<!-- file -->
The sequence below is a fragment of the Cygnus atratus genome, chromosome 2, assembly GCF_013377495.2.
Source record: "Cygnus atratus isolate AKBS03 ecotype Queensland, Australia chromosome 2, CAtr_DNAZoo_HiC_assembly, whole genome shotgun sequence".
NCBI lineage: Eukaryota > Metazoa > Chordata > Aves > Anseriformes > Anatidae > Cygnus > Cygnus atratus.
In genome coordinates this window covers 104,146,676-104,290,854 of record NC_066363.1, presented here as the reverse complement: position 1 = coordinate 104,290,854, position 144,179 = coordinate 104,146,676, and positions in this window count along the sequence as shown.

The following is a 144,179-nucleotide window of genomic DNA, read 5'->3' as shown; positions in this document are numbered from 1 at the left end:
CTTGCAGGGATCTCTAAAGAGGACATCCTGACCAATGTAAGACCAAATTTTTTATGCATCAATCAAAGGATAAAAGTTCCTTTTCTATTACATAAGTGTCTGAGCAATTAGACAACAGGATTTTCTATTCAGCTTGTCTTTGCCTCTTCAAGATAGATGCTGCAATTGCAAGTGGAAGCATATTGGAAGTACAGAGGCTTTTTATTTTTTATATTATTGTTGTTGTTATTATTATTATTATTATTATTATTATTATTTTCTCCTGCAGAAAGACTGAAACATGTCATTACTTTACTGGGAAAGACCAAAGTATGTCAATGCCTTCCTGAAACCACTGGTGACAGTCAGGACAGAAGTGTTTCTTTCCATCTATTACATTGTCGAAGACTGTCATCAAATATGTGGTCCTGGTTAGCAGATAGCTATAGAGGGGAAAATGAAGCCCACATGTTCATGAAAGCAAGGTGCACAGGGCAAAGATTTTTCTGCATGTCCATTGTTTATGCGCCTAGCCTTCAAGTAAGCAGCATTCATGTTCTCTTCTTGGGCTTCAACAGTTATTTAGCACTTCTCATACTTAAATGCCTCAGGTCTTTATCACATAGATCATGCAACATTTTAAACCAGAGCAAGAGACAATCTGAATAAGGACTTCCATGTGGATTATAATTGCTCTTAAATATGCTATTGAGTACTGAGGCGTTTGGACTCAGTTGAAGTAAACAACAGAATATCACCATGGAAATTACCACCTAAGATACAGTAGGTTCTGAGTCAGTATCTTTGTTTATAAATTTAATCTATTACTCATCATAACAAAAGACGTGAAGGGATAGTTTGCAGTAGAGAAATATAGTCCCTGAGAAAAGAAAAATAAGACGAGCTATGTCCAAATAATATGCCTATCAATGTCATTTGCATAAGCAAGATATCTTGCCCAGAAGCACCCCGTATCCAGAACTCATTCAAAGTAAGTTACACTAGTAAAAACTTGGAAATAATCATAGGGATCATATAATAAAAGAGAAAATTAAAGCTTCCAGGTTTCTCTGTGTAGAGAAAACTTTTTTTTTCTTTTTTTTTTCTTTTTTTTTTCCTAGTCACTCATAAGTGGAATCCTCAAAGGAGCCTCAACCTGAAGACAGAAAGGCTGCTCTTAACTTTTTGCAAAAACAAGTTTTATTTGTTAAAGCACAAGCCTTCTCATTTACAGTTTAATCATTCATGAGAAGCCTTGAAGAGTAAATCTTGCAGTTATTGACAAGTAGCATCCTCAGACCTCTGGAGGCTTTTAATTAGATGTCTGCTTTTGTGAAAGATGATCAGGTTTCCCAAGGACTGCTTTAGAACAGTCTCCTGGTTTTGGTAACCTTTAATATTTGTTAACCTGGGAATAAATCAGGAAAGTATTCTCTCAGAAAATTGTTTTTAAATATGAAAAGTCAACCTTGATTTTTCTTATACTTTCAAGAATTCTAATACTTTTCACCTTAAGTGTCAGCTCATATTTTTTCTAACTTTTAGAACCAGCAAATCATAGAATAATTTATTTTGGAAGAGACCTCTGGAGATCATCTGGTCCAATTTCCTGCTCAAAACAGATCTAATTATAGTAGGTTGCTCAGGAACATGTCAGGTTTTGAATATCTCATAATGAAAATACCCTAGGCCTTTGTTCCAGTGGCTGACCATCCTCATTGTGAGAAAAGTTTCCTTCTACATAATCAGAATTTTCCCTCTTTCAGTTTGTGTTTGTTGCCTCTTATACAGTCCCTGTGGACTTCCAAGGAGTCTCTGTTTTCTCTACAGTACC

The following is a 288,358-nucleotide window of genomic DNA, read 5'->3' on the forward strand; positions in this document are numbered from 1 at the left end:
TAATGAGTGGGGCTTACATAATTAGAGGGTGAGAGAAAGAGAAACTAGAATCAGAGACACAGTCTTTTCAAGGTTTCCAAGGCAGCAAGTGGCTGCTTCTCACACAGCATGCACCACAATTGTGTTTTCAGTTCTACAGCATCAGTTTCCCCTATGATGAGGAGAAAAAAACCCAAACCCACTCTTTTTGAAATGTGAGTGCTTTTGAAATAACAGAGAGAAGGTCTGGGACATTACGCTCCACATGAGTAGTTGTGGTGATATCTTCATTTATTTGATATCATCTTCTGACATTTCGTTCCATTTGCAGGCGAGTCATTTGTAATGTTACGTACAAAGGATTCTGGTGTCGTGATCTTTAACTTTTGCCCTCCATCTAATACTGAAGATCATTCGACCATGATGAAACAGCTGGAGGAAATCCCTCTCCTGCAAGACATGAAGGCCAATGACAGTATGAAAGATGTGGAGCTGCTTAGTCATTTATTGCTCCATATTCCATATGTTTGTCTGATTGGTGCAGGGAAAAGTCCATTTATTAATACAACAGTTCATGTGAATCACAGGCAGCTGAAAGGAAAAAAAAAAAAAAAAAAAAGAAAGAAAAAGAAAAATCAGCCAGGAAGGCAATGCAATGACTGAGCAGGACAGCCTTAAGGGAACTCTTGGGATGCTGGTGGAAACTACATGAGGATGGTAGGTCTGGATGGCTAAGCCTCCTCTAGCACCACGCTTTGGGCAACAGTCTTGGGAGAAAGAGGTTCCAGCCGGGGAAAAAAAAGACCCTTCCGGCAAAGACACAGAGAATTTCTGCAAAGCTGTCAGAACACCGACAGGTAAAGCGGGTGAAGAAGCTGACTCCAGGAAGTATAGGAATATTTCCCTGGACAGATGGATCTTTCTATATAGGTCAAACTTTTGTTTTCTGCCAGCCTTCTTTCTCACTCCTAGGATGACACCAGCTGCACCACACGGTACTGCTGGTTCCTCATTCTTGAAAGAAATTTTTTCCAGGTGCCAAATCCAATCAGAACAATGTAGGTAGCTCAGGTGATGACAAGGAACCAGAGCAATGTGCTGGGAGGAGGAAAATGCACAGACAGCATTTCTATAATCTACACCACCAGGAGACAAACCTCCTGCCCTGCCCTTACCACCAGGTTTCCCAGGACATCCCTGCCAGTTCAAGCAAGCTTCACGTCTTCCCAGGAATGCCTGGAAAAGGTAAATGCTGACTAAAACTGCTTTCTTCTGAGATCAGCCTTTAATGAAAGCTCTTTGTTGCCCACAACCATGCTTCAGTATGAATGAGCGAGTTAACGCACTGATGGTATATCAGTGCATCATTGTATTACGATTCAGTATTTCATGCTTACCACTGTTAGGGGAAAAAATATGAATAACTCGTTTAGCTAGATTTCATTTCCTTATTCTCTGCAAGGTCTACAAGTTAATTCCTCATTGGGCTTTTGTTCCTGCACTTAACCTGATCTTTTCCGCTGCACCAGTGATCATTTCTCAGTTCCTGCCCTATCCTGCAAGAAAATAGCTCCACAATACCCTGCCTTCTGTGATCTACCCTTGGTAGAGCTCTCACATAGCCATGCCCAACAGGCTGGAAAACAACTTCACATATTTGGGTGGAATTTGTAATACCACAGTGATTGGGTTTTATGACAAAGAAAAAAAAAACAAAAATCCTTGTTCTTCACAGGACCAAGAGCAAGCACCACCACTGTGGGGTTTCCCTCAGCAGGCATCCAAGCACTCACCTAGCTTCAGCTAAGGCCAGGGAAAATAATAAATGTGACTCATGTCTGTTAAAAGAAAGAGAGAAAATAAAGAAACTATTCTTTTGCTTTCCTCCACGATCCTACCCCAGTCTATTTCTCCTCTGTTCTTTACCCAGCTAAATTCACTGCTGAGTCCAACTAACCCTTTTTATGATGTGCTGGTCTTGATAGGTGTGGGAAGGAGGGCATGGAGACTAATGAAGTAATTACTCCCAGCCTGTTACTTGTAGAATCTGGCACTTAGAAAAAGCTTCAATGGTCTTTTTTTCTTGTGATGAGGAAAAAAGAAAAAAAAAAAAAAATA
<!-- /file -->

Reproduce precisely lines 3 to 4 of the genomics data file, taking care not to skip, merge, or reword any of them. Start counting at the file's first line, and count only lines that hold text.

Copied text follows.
NCBI lineage: Eukaryota > Metazoa > Chordata > Aves > Anseriformes > Anatidae > Cygnus > Cygnus atratus.
In genome coordinates this window covers 104,146,676-104,290,854 of record NC_066363.1, presented here as the reverse complement: position 1 = coordinate 104,290,854, position 144,179 = coordinate 104,146,676, and positions in this window count along the sequence as shown.